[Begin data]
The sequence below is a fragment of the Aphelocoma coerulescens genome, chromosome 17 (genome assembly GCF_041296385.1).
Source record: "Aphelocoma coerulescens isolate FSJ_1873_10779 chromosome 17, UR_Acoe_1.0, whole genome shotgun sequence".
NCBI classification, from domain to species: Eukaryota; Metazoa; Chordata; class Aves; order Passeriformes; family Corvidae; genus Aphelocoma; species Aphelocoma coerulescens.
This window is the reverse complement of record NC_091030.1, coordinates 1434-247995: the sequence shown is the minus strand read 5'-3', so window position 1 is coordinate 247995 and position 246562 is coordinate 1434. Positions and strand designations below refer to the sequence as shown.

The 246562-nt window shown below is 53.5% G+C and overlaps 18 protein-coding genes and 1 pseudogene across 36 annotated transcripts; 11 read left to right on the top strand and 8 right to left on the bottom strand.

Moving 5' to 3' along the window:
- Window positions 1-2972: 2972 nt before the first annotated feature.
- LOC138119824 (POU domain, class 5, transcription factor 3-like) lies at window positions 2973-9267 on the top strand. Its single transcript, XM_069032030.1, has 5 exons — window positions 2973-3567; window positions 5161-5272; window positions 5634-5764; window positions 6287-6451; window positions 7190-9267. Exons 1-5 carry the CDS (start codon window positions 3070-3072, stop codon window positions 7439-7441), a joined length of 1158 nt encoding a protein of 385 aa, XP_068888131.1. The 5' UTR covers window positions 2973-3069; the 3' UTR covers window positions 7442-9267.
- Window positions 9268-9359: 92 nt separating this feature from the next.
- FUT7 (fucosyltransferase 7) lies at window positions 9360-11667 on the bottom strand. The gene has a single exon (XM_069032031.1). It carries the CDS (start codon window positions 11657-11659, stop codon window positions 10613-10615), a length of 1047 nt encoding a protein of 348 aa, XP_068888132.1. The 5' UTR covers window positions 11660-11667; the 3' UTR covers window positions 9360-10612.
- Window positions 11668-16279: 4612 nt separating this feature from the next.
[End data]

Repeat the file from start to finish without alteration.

The sequence below is a fragment of the Aphelocoma coerulescens genome, chromosome 17 (genome assembly GCF_041296385.1).
Source record: "Aphelocoma coerulescens isolate FSJ_1873_10779 chromosome 17, UR_Acoe_1.0, whole genome shotgun sequence".
NCBI classification, from domain to species: Eukaryota; Metazoa; Chordata; class Aves; order Passeriformes; family Corvidae; genus Aphelocoma; species Aphelocoma coerulescens.
This window is the reverse complement of record NC_091030.1, coordinates 1434-247995: the sequence shown is the minus strand read 5'-3', so window position 1 is coordinate 247995 and position 246562 is coordinate 1434. Positions and strand designations below refer to the sequence as shown.

The 246562-nt window shown below is 53.5% G+C and overlaps 18 protein-coding genes and 1 pseudogene across 36 annotated transcripts; 11 read left to right on the top strand and 8 right to left on the bottom strand.

Moving 5' to 3' along the window:
- Window positions 1-2972: 2972 nt before the first annotated feature.
- LOC138119824 (POU domain, class 5, transcription factor 3-like) lies at window positions 2973-9267 on the top strand. Its single transcript, XM_069032030.1, has 5 exons — window positions 2973-3567; window positions 5161-5272; window positions 5634-5764; window positions 6287-6451; window positions 7190-9267. Exons 1-5 carry the CDS (start codon window positions 3070-3072, stop codon window positions 7439-7441), a joined length of 1158 nt encoding a protein of 385 aa, XP_068888131.1. The 5' UTR covers window positions 2973-3069; the 3' UTR covers window positions 7442-9267.
- Window positions 9268-9359: 92 nt separating this feature from the next.
- FUT7 (fucosyltransferase 7) lies at window positions 9360-11667 on the bottom strand. The gene has a single exon (XM_069032031.1). It carries the CDS (start codon window positions 11657-11659, stop codon window positions 10613-10615), a length of 1047 nt encoding a protein of 348 aa, XP_068888132.1. The 5' UTR covers window positions 11660-11667; the 3' UTR covers window positions 9360-10612.
- Window positions 11668-16279: 4612 nt separating this feature from the next.